This guide focuses on simplicity and user experience, so the selected setup is based on the AWS service parallelcluster. This is not only the perfect service for easily deploying your compute fleet in the cloud, but it also comes with NICE DCV – high performance remote desktop and application streaming – and that’s what we want to take advantage of.
However, the free instances have so little resource that we will not exercise DCV. With DCV and FieldView running, there will not be enough resource available to read in CFD data of even minimal size, as they may make the instance unstable.

A good overview and workshop for getting started with parallel cluster can be found in the  AWS HPC Overview.

This will require a number of steps to setup:

  1. Create a new security group so our license server and parallel cluster can communicate securely.
  2. Create an AWS Cloud9 instance, which is used to configure the parallel cluster.
  3. Configure the parallel cluster itself.

Create a New Security Group

And now we go back to the AWS console (Figure 12) to create a new security group, in which we allow all inbound / outbound traffic from and to this security group itself. As this is not totally straight forward, here are the steps listed to achieve the correct settings:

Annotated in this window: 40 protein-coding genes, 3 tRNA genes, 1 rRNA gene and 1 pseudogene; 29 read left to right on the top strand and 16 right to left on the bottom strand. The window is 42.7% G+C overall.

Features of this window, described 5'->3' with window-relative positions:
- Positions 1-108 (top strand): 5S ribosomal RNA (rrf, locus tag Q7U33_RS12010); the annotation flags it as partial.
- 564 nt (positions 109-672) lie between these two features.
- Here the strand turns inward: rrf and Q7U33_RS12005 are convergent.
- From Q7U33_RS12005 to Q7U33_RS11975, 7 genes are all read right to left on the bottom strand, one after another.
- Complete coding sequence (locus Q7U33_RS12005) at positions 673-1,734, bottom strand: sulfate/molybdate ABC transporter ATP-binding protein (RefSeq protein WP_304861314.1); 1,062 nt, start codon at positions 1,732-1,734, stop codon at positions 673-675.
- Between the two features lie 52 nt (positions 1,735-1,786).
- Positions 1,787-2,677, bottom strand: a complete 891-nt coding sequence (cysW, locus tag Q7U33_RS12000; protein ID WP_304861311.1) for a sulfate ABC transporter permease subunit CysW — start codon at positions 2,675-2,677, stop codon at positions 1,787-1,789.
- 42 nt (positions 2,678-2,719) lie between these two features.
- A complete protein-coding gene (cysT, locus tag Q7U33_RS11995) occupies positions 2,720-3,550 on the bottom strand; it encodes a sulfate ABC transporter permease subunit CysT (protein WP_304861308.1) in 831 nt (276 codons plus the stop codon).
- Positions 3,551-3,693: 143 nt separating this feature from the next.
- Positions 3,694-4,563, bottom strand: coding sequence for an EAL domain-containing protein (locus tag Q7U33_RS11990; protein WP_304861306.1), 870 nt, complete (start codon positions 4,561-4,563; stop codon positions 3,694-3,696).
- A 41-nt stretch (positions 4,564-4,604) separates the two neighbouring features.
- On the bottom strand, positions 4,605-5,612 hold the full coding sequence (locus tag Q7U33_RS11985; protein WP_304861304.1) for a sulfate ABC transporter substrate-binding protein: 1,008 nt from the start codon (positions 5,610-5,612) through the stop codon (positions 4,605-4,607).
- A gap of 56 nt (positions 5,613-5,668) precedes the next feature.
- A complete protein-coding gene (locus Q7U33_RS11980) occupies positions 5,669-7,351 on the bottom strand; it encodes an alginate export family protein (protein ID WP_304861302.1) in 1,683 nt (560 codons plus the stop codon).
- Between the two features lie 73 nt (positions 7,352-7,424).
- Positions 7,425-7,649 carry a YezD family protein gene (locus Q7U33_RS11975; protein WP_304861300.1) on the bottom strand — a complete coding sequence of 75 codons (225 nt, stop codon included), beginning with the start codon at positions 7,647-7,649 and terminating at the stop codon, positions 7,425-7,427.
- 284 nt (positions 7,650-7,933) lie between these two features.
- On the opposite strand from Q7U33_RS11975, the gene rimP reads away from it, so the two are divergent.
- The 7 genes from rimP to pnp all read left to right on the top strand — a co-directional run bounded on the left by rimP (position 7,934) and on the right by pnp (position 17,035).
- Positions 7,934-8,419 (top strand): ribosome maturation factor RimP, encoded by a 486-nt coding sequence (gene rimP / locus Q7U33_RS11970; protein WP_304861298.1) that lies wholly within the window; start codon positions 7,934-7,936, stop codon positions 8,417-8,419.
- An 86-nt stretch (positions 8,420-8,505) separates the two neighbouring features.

1. Create a new security group and modify the inbound and outbound rules.
    On page: https://us-east-2.console.aws.amazon.com/ec2, select Security Groups. Above (in Figure 9), we show the name ssh-macbook-aws was used for the Security Group name while creating the license server instance. Select that security group, and use . Copy to New Security Group,
    naming it My_AWS_SecurityGroup.
  2. Edit the security group inbound and outbound rules to Type: “All traffic” and Destination: Custom, selecting this security group (itself) from the search field.
Inbound Outbound-rule

Figure 12. Edit Inbound/Outbound rules


Figure 13: AWS Console Additional SG

And then we add our license server EC instance (which we had named FieldView License Instance as it was created) to this security group. Also we add the compute instances on which we will launch FieldView 20 to this security group (Figure 13). By doing so we ensure a secure connection between our instances. Points 1, 2, and 3 in Figure 14 correspond to select Instances, click on Actions, and Change Security Groups.


Figure 14: AWS Console Change SG

Create the Cloud9 Instance